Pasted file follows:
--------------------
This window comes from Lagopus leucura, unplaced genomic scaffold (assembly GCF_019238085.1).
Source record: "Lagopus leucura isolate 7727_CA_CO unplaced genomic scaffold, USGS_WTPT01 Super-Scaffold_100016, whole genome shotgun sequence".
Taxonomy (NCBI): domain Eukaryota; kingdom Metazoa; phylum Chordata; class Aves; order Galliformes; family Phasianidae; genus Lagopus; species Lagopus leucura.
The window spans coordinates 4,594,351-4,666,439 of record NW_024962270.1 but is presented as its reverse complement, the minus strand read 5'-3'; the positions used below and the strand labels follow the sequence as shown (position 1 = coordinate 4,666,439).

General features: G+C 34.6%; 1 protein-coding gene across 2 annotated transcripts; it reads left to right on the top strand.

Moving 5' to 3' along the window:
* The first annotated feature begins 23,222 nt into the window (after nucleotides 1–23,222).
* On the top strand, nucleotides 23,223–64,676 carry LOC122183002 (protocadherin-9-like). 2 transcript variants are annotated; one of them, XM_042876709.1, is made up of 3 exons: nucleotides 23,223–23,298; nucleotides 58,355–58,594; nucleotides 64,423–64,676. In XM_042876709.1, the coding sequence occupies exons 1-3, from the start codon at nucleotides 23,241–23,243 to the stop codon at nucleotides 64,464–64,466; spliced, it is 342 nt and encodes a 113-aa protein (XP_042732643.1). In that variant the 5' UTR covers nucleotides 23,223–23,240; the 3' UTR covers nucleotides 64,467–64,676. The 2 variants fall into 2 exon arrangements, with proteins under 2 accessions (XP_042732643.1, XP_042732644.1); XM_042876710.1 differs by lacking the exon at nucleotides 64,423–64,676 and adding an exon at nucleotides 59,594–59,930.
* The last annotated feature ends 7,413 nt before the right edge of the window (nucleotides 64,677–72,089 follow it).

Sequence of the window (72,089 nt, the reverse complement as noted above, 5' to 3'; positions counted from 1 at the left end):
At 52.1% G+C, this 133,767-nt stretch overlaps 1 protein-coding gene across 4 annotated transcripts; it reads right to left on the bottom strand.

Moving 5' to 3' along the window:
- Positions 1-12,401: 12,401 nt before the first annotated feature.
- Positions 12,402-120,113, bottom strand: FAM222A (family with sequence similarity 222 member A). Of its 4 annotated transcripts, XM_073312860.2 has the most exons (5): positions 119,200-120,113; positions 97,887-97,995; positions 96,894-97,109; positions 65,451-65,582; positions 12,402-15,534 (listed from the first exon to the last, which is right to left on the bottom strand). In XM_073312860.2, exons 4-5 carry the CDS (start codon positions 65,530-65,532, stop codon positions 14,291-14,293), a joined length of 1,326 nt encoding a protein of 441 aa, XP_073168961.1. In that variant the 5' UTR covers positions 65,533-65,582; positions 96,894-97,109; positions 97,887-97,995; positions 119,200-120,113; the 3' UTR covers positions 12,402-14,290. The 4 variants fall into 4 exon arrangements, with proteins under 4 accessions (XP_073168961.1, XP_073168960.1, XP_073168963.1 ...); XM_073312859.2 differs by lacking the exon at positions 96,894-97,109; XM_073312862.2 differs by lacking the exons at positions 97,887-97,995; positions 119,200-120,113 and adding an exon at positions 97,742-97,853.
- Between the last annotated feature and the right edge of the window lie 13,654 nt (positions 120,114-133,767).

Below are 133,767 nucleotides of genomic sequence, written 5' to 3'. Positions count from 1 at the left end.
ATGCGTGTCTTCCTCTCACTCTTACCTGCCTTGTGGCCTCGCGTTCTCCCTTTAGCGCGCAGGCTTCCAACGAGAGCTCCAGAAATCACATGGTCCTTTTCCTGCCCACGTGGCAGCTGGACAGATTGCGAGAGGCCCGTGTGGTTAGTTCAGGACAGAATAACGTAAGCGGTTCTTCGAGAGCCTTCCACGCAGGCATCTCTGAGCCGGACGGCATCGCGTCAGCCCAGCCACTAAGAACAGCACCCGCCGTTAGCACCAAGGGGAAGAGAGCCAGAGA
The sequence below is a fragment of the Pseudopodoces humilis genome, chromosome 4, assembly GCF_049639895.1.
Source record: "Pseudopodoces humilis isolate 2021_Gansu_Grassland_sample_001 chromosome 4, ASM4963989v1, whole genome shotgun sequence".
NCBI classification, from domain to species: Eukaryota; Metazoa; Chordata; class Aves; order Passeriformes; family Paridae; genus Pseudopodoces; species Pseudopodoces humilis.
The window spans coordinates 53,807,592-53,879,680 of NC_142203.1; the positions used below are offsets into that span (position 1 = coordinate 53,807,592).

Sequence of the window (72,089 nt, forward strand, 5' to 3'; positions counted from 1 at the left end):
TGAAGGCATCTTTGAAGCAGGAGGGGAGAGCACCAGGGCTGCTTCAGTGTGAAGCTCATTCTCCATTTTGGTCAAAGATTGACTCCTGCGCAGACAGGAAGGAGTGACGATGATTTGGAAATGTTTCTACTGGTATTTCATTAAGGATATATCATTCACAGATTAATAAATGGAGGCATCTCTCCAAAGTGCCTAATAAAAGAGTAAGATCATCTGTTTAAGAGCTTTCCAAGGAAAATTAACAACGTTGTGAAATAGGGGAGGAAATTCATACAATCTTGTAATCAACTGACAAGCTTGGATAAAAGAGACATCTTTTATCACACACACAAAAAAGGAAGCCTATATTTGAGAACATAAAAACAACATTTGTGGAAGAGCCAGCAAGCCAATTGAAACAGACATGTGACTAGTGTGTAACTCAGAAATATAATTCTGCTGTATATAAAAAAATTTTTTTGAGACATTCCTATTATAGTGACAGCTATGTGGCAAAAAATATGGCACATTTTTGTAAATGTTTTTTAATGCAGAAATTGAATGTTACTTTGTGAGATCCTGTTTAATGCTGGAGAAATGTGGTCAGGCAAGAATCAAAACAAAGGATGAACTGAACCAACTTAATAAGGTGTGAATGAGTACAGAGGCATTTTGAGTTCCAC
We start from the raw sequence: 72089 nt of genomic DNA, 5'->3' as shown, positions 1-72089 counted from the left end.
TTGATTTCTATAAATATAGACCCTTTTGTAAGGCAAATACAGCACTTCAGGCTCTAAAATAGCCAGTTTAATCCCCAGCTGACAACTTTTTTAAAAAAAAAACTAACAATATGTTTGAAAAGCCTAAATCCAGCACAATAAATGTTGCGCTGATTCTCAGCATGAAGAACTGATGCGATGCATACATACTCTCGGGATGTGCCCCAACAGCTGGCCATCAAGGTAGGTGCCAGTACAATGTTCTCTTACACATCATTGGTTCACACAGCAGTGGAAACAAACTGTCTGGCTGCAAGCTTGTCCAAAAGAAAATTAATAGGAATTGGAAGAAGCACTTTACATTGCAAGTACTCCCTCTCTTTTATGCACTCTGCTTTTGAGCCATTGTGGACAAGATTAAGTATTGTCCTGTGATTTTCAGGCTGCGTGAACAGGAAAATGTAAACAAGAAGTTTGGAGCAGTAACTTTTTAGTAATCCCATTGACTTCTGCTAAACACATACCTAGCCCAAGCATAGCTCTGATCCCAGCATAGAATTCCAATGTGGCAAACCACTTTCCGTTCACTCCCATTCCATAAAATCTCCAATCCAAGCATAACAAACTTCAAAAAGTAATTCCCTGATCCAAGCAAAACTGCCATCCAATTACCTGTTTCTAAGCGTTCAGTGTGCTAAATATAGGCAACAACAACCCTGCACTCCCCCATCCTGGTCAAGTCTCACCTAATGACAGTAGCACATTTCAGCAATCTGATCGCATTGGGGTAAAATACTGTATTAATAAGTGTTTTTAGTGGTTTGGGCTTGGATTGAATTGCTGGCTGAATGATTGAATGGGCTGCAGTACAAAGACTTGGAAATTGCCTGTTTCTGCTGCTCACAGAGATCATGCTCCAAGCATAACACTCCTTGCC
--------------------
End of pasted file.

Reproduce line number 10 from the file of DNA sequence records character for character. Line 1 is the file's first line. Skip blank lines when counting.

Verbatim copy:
Sequence of the window (72,089 nt, the reverse complement as noted above, 5' to 3'; positions counted from 1 at the left end):